Mistakes in contract law

What happens if I made a mistake entering into a contract?

In certain cases, a contract can be ended if one of the parties has made a mistake in some respect when entering into the contract. If you believe you should not have entered into a contract because of a mistake, even though the terms of the contract are correct, you will need to consider any terms and conditions concerning cancellation and termination of the contract.

If the contract contains a mistake, it may affect the validity of the contract. This will depend on the nature and the kind of mistake made, and in many cases will result in the contract being void.


There are four types of mistake in contract law:

  1. Common mistake.
  2. Unilateral mistake.
  3. Mutual mistake.
  4. Mistake relating to identity.

Common mistake

Where there is common mistake, both/all the parties have entered into the contract upon the same misapprehension, ie. they have each relied on that mistake when entering into the contract. In the case of a common mistake going to the root of the contract, this will result in the contract being void as the mistake was fundamental to the contract.

The following common mistakes will render the contract void and it will be as though the contract never existed:

  • Mistake in relation to the existence of the subject matter: where the subject matter of the contract does not exist, or ceases to exist.
  • Mistake in relation to title: where the contract is to transfer property from one person to another, but the other already owns the property and neither party was aware of this.
  • Mistake in relation to performing the contract: if the obligations specified within a contract are impossible to perform.

Mistake as to quality

If the mistake is in relation to the quality of the subject matter of the contract, the contract will still be valid at common law. An example of this is a contract between two people for the sale of a painting where both parties believed the painting to be by a particular artist. The fact that there was a mistake in relation to the artist would not make the contract void at common law.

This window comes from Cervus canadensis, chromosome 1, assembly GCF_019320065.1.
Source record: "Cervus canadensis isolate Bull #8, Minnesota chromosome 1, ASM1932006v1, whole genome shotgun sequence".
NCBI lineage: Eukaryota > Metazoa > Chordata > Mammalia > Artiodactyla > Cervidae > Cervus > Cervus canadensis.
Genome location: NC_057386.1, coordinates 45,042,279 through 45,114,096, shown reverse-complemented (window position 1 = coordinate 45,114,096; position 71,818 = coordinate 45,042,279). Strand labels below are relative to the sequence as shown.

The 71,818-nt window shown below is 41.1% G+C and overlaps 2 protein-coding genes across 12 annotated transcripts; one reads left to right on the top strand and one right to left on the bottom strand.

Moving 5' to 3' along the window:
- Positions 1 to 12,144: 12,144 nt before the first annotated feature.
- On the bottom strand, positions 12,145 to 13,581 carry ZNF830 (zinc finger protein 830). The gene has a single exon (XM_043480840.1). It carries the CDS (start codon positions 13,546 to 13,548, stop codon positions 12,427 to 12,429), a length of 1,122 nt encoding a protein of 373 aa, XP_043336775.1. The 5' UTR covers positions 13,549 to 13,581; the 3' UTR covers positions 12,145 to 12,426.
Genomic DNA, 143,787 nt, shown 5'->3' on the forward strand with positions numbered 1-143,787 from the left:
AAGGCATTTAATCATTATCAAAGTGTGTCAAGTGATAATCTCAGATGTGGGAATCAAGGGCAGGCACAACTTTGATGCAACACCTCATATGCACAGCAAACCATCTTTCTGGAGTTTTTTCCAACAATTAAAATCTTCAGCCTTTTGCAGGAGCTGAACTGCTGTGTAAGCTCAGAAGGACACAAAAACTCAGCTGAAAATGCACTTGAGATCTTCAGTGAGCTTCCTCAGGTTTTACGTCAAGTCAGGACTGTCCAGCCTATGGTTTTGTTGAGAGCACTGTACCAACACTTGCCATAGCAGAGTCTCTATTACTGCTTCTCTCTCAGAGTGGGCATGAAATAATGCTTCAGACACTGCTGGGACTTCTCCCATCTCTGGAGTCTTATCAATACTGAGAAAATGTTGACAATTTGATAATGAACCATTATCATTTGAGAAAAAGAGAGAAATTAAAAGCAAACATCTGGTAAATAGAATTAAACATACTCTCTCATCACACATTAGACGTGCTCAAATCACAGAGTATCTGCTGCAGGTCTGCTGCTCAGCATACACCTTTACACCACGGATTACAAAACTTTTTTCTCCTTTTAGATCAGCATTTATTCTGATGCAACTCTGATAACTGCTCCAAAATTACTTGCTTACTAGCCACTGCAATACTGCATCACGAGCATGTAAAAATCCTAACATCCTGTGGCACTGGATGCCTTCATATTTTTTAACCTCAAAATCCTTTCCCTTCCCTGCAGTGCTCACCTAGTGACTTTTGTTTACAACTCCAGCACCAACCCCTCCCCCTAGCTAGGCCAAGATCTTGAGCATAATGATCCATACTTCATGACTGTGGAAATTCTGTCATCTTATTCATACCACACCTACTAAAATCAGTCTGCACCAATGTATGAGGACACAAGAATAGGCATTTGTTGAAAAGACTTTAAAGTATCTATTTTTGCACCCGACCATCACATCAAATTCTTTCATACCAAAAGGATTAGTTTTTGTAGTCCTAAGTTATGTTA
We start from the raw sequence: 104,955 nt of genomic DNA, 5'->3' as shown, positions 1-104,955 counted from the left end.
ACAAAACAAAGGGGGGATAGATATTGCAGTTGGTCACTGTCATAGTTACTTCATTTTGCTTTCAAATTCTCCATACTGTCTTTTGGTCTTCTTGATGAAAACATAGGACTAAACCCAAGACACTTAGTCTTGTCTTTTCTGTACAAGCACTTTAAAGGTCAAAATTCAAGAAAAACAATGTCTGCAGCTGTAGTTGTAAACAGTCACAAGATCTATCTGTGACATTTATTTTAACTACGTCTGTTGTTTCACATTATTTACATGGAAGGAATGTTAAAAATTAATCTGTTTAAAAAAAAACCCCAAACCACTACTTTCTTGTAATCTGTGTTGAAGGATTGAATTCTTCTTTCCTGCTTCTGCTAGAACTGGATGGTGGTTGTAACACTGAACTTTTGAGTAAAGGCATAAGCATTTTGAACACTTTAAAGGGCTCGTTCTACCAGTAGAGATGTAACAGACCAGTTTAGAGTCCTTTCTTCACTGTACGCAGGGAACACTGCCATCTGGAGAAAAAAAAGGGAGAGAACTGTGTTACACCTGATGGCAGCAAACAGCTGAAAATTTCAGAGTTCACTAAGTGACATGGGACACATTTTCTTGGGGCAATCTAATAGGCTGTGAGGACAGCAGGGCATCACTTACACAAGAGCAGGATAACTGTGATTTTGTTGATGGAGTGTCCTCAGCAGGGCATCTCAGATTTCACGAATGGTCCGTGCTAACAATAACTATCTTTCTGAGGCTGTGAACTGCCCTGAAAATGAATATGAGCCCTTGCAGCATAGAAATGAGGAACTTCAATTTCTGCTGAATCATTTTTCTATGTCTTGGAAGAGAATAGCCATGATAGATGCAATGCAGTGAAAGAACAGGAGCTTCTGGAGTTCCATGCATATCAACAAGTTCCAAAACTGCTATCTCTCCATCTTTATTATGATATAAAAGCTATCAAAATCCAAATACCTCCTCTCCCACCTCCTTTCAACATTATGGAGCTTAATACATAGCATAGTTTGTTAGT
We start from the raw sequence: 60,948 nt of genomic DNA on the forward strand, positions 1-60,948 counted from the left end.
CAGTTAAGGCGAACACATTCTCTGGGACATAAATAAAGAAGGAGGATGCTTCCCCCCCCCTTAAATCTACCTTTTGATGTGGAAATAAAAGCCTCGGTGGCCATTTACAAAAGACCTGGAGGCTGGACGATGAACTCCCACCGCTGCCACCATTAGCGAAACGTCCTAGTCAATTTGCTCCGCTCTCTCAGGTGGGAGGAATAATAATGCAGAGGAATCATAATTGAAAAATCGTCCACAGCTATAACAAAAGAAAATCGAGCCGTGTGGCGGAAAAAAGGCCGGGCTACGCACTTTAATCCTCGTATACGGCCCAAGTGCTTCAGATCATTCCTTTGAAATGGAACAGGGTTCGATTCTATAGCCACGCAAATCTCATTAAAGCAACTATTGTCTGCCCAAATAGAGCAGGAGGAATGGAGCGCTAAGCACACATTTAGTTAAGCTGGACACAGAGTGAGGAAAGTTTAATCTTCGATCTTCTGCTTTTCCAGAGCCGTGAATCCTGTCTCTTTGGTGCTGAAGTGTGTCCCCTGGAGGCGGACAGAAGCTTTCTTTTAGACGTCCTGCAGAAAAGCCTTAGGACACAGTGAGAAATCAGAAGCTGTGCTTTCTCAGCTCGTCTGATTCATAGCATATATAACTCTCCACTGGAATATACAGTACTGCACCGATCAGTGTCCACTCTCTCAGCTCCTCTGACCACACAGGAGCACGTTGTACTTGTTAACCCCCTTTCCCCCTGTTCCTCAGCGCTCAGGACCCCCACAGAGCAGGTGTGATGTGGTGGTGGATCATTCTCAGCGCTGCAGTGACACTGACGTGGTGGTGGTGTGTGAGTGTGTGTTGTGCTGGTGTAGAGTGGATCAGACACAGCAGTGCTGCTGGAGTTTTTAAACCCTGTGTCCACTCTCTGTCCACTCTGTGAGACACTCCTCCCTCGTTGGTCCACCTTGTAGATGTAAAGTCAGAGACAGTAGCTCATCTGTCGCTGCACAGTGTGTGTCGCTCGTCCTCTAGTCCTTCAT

However, the contract may be void if there is a mistake in relation to quality if the quality of the goods was fundamental to the contract.

Unilateral mistake

A unilateral mistake occurs where only one party is mistaken as to the terms or subject matter. Often, this can lead to an unfair advantage for one of the parties. For a unilateral mistake to render the contract void, the mistake must relate to the fundamental terms and conditions of the contract. A unilateral mistake in relation to the quality of the subject matter of a contract will not result in the contract being void – unless the term as to quality is fundamental to the contract.

It is not enough for one party simply to be mistaken in relation to the terms and conditions of a contract. For the contract to be void due to the unilateral mistake the other party must have been aware of this mistake and then used it to their advantage in forming the contract.

Mutual mistake

A mutual mistake is a common misunderstanding between the parties entering into a contract as to the intentions of the other party or a material fact in relation to the contract. A mutual mistake will render the contract voidable: if the mistake goes to the heart of the heart of the contract, the contract is void. If the mutual mistake relates to the quality of the subject matter the contract is unlikely to be held to be void. If, in light of the parties’ words and conduct, there is only one possible interpretation of what was agreed – the contract will still be valid.

Where there is a dispute as to what the agreement relates, an objective test will be applied: ie. what would a reasonable person believe the contract means.

Mistakes as to identity

If there is a mutual mistake relating to the identity of the subject matter, the contract will be void.

A contract will become void at common law where a mistake was made as to the identity of the other party with whom the contract is made; and the identity of that person is central to the formation of the contract.

This is often difficult to prove because when a contract is negotiated and entered into, the parties will usually meet in person. There is, therefore, a presumption that the parties intended to do business with the person in their presence – making it very difficult for the contract to be deemed void.

About the Author

Nicola Laver LLB

Nicola is a dual qualified journalist and non-practising solicitor. She is a legal journalist, editor and author with more than 20 years' experience writing about the law.

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